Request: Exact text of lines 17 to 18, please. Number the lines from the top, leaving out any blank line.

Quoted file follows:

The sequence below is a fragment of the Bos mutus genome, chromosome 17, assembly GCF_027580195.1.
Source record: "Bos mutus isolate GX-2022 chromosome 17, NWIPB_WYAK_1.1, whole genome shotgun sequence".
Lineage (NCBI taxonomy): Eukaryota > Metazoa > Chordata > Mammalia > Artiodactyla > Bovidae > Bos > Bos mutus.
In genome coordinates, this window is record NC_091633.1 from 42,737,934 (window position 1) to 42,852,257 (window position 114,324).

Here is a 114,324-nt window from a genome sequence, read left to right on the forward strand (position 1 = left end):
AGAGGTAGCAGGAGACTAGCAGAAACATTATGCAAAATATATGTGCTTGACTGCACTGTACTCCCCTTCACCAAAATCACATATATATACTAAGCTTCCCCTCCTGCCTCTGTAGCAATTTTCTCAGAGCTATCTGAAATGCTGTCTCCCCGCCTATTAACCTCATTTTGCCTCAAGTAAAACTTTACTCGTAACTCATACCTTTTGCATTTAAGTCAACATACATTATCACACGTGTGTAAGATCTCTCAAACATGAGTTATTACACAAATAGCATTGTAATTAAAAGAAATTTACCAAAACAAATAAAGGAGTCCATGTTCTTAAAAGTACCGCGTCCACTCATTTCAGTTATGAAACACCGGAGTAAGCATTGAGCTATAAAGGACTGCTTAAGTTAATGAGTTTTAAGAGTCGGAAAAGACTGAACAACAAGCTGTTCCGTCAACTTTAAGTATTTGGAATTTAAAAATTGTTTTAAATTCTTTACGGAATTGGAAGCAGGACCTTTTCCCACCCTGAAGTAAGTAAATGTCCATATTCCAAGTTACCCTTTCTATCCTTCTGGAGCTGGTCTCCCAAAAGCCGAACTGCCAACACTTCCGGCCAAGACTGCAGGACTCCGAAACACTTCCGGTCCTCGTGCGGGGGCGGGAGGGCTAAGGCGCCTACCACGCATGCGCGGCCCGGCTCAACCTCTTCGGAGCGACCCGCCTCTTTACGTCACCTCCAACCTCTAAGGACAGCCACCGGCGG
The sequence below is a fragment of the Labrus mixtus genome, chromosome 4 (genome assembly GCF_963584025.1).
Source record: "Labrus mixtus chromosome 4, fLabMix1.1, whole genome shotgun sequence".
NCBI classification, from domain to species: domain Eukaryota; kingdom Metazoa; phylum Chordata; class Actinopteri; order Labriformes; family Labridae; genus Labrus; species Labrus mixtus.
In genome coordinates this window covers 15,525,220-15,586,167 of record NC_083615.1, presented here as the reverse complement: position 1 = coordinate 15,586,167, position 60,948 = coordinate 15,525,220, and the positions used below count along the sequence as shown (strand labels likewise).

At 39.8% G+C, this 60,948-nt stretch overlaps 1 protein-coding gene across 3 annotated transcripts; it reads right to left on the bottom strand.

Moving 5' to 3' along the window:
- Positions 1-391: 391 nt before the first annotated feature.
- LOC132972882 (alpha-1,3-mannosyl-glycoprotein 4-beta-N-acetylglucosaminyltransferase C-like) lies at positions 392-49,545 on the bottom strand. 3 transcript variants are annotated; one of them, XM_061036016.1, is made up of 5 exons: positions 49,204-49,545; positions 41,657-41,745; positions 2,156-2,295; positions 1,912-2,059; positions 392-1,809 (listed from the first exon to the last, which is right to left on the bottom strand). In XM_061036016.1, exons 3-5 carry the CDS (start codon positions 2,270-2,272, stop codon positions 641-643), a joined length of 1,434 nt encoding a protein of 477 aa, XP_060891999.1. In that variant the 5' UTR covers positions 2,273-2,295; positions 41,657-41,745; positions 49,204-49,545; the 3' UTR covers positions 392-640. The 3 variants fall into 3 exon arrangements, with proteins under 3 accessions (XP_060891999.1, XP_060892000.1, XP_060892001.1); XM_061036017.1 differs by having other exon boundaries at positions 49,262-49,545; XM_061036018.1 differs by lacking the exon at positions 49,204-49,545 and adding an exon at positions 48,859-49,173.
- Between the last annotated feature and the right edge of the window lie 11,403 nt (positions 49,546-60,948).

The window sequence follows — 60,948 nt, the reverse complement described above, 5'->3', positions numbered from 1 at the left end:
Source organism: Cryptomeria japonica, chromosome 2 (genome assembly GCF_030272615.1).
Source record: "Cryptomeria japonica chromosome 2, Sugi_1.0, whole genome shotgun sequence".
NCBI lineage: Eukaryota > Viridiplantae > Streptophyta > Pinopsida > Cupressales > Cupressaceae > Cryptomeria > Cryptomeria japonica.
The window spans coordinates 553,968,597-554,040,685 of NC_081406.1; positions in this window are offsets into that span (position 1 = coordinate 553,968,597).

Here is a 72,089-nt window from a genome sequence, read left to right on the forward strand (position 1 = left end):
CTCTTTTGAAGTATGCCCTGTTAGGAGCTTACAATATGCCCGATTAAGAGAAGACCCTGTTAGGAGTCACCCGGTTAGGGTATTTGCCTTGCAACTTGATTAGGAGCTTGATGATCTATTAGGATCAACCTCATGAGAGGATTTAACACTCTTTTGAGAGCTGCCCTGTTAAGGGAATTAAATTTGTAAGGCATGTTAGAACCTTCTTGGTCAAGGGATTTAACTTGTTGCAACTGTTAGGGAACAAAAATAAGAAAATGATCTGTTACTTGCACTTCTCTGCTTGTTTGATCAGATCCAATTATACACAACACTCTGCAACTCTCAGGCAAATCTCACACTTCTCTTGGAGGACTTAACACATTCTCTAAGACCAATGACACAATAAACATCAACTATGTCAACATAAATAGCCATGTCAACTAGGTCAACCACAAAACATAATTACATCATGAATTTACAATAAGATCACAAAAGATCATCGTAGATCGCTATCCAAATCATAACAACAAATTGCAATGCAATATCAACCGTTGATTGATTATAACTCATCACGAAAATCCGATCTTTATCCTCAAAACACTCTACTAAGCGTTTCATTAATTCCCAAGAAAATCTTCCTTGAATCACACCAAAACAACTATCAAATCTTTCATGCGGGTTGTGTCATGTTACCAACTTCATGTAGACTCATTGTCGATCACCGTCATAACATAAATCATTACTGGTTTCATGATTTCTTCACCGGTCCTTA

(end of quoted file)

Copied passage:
Source organism: Cryptomeria japonica, chromosome 2 (genome assembly GCF_030272615.1).
Source record: "Cryptomeria japonica chromosome 2, Sugi_1.0, whole genome shotgun sequence".